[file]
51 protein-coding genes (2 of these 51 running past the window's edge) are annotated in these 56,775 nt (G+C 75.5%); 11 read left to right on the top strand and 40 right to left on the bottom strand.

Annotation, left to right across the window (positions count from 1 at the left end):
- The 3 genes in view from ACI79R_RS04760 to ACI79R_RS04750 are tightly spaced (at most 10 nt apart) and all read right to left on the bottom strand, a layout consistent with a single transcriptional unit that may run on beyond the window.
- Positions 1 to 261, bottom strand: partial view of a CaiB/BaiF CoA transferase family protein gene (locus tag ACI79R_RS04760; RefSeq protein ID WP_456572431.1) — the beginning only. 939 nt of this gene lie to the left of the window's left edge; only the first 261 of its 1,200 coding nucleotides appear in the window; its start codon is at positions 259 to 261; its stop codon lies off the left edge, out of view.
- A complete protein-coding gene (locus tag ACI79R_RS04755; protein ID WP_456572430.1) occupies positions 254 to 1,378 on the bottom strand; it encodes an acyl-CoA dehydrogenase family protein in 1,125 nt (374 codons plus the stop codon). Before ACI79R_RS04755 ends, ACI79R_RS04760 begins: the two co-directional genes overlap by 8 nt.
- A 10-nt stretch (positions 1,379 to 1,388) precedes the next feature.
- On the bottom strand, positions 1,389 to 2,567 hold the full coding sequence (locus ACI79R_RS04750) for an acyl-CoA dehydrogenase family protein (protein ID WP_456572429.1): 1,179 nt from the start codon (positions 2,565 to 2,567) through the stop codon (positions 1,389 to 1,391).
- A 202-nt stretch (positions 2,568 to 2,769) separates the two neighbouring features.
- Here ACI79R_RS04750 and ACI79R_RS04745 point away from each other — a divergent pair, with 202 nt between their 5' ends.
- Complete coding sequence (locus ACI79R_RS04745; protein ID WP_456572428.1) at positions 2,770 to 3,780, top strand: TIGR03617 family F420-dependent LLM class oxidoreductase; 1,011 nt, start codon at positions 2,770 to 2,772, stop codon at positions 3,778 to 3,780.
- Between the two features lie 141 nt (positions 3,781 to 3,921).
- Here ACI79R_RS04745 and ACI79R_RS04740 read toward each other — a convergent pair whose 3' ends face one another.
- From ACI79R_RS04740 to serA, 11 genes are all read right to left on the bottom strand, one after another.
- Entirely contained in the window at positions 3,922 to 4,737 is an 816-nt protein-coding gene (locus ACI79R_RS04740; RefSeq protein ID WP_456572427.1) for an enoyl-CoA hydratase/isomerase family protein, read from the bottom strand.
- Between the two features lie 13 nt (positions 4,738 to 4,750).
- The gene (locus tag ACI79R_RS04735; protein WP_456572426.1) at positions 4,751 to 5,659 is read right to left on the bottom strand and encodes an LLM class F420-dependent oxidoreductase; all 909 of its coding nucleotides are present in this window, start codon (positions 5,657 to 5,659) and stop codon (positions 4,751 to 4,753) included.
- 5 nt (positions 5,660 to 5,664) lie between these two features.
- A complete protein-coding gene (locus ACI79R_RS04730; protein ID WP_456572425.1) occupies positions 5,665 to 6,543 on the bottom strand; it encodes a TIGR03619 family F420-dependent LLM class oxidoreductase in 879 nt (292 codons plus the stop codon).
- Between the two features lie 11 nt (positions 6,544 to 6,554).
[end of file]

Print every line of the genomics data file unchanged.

51 protein-coding genes (2 of these 51 running past the window's edge) are annotated in these 56,775 nt (G+C 75.5%); 11 read left to right on the top strand and 40 right to left on the bottom strand.

Annotation, left to right across the window (positions count from 1 at the left end):
- The 3 genes in view from ACI79R_RS04760 to ACI79R_RS04750 are tightly spaced (at most 10 nt apart) and all read right to left on the bottom strand, a layout consistent with a single transcriptional unit that may run on beyond the window.
- Positions 1 to 261, bottom strand: partial view of a CaiB/BaiF CoA transferase family protein gene (locus tag ACI79R_RS04760; RefSeq protein ID WP_456572431.1) — the beginning only. 939 nt of this gene lie to the left of the window's left edge; only the first 261 of its 1,200 coding nucleotides appear in the window; its start codon is at positions 259 to 261; its stop codon lies off the left edge, out of view.
- A complete protein-coding gene (locus tag ACI79R_RS04755; protein ID WP_456572430.1) occupies positions 254 to 1,378 on the bottom strand; it encodes an acyl-CoA dehydrogenase family protein in 1,125 nt (374 codons plus the stop codon). Before ACI79R_RS04755 ends, ACI79R_RS04760 begins: the two co-directional genes overlap by 8 nt.
- A 10-nt stretch (positions 1,379 to 1,388) precedes the next feature.
- On the bottom strand, positions 1,389 to 2,567 hold the full coding sequence (locus ACI79R_RS04750) for an acyl-CoA dehydrogenase family protein (protein ID WP_456572429.1): 1,179 nt from the start codon (positions 2,565 to 2,567) through the stop codon (positions 1,389 to 1,391).
- A 202-nt stretch (positions 2,568 to 2,769) separates the two neighbouring features.
- Here ACI79R_RS04750 and ACI79R_RS04745 point away from each other — a divergent pair, with 202 nt between their 5' ends.
- Complete coding sequence (locus ACI79R_RS04745; protein ID WP_456572428.1) at positions 2,770 to 3,780, top strand: TIGR03617 family F420-dependent LLM class oxidoreductase; 1,011 nt, start codon at positions 2,770 to 2,772, stop codon at positions 3,778 to 3,780.
- Between the two features lie 141 nt (positions 3,781 to 3,921).
- Here ACI79R_RS04745 and ACI79R_RS04740 read toward each other — a convergent pair whose 3' ends face one another.
- From ACI79R_RS04740 to serA, 11 genes are all read right to left on the bottom strand, one after another.
- Entirely contained in the window at positions 3,922 to 4,737 is an 816-nt protein-coding gene (locus ACI79R_RS04740; RefSeq protein ID WP_456572427.1) for an enoyl-CoA hydratase/isomerase family protein, read from the bottom strand.
- Between the two features lie 13 nt (positions 4,738 to 4,750).
- The gene (locus tag ACI79R_RS04735; protein WP_456572426.1) at positions 4,751 to 5,659 is read right to left on the bottom strand and encodes an LLM class F420-dependent oxidoreductase; all 909 of its coding nucleotides are present in this window, start codon (positions 5,657 to 5,659) and stop codon (positions 4,751 to 4,753) included.
- 5 nt (positions 5,660 to 5,664) lie between these two features.
- A complete protein-coding gene (locus ACI79R_RS04730; protein ID WP_456572425.1) occupies positions 5,665 to 6,543 on the bottom strand; it encodes a TIGR03619 family F420-dependent LLM class oxidoreductase in 879 nt (292 codons plus the stop codon).
- Between the two features lie 11 nt (positions 6,544 to 6,554).